A standing rib roast—more commonly known as prime rib—is one of the most magisterial cuts of meat you can put on your holiday table, emblematic of your generosity and unimpeachable good taste. It is also one of the most expensive hunks of protein you’ll likely purchase all year, requiring a substantial cash outlay. (At current prices, figure on at least $50 per bone—much more for prime, dry-aged, or Wagyu.) Needless to say, cooking this precious beef roast less than perfectly could have serious economic and maybe even personal consequences. And the damage to your reputation as a grill master? Incalculable. You’ll definitely want to avoid that. Read on.
What defines a “perfect” prime rib?
Here at barbecuebible.com, we’re unanimous in our preference for prime rib with an exterior bark that is crusty with salty, peppery, and garlicky flavors penetrating the meat. (If your meat is dry-aged, you’ll also notice an umami-rich blue cheese-like funk that many people find very appealing.) The interior should be textbook reddish-pink from edge to edge, including the delectable eye and the rib-eye cap that encircles it (our favorite part), also known as the spinalis dorsi. Oftentimes, this magnificent halo of succulent meat nearest the outside is grey and sadly over-cooked. Finally, the meat should be incredibly juicy, cooked to a temperature high enough to melt the intramuscular fat (about 125 to 130 degrees F).
Our method for producing an impeccable smoke-roasted prime rib roast is a technique called reverse-searing. You gently heat the prime rib to a predetermined temperature, let it rest, then blast the exterior with high heat. It’s an amazing technique to use with thicker cuts of meat. And works astoundingly well with prime rib.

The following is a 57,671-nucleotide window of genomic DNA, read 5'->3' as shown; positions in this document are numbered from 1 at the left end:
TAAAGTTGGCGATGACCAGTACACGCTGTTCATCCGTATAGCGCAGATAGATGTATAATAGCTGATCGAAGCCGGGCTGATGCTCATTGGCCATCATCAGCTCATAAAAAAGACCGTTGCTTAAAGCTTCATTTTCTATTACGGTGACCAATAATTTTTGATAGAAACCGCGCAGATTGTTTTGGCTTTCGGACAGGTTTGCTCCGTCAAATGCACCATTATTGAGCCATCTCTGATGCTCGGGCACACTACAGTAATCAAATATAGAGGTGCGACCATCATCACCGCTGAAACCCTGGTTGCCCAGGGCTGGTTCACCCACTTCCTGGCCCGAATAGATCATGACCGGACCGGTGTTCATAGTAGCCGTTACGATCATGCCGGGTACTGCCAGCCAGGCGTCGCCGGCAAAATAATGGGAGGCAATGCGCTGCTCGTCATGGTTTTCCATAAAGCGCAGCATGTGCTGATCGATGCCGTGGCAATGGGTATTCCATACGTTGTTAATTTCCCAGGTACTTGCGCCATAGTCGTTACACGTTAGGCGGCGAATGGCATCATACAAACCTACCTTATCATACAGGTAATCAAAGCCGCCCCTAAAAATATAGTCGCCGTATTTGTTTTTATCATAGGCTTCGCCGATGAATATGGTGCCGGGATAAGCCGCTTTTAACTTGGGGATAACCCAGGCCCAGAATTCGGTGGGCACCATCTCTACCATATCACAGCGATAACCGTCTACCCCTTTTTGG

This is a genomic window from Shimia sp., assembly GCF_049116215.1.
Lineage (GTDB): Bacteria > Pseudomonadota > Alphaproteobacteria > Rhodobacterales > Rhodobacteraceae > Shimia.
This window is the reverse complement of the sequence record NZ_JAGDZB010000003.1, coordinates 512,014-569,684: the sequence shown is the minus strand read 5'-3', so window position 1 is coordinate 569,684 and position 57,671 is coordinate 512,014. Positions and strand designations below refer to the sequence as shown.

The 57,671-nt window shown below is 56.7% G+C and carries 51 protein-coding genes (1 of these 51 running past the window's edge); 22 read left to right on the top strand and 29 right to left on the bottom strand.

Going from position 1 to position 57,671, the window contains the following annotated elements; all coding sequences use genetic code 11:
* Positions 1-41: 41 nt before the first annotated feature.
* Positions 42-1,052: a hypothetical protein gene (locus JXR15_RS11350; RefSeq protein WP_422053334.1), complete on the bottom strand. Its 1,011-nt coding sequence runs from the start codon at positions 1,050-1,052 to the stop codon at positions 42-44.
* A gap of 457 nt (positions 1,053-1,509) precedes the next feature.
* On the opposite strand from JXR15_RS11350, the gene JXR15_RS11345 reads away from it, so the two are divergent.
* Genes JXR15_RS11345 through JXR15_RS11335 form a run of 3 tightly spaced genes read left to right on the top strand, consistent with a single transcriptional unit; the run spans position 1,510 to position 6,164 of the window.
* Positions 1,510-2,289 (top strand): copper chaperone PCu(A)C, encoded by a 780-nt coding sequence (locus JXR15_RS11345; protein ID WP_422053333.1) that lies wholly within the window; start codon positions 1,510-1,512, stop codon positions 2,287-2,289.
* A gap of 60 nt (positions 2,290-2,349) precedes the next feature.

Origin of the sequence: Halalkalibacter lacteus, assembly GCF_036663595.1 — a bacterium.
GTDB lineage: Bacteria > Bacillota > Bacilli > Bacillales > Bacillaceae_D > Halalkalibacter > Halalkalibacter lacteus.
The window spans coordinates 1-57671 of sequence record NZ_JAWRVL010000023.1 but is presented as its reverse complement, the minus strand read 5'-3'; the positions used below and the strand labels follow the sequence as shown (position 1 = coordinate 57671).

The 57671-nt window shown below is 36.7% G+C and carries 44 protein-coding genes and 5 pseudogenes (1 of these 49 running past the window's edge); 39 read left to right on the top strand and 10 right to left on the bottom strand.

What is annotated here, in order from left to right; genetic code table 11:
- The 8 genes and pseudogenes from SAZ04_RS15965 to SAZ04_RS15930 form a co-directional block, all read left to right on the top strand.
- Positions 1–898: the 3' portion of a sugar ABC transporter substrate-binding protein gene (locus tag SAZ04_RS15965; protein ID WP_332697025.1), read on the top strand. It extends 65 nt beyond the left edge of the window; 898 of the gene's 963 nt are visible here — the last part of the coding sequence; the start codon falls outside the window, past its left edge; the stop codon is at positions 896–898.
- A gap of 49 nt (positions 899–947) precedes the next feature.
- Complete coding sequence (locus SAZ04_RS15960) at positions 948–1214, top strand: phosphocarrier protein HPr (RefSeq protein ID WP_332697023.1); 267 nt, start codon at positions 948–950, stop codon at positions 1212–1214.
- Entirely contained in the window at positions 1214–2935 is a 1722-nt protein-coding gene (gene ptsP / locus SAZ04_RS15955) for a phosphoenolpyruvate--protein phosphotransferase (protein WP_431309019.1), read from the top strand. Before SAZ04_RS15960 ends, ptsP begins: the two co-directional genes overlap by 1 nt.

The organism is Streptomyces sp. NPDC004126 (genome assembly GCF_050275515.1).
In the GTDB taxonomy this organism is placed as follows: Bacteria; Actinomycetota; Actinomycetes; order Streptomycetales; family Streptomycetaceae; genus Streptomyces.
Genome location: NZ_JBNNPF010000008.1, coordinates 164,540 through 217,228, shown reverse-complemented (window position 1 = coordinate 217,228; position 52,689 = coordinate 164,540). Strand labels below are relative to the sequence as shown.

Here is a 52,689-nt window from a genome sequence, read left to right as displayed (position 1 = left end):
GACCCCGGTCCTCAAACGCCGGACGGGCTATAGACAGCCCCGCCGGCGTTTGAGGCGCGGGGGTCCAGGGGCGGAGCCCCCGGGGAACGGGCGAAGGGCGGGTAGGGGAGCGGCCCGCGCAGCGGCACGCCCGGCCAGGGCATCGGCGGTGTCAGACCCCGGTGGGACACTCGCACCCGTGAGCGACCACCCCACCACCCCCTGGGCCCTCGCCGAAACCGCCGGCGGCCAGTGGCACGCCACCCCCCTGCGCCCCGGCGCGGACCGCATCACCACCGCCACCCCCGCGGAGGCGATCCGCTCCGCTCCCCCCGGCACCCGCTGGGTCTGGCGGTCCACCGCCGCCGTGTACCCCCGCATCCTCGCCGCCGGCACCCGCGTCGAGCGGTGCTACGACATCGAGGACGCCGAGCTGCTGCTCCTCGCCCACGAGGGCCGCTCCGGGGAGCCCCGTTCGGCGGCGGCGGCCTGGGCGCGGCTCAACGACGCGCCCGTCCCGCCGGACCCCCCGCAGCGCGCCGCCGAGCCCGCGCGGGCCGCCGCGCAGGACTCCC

What will you need for Reverse-Searing Prime Rib?
If you have a charcoal- or wood-fired grill, a gas grill, or a pellet smoker, you have nearly everything you need to smoke-roast an amazing prime rib. We would, however, strongly recommend that you invest in a good meat thermometer, preferably a wireless meat thermometer, or at least, a reliable instant-read meat thermometer. This tool could define the difference between success and failure. Stock up on enough oak or apple wood smoking chips (4 to 5 cups) or chunks (about 4) to provide 2 to 3 hours of smoking. Soak the wood chips in water to cover for 30 minutes, then drain before using. There is no need to soak the chunks. If using a pellet grill, have enough pellets on hand to fuel a 3 to 4 hour cook at a temperature of about 250 degrees F. Gas grillers, buy an extra tank of gas to avoid running out of fuel mid-cook.
What to know before buying a standing rib roast
Confusingly, the “prime” in prime rib doesn’t mean the meat conforms to strict USDA standards for premium beef. In fact, most
prime rib roasts sold to consumers—especially through supermarkets—are “choice.” Higher-end butcher shops and some online purveyors sell “prime” prime rib, often dry-aged, as well as American Wagyu.
A whole prime rib roast will consist of seven bones (numbers 6 through 12) and will weigh around 18 pounds. A 3- to 4-bone roast will be more manageable on the grill. Ask for a cut from the loin end. Figure on two generous servings per bone. Your butcher can “french” the bones for you—that is, remove any meat or fat from the bones for a more elegant presentation—but we don’t bother. One of the primal pleasures of prime rib is gnawing on the meaty bones!
Most prime rib roasts sold in North America come with a thick cap of fat on top. Trim it to about 1/4 inch; save some of the fat trimmings, if desired, for oiling your grill grate or making another traditional holiday dish, Yorkshire Pudding.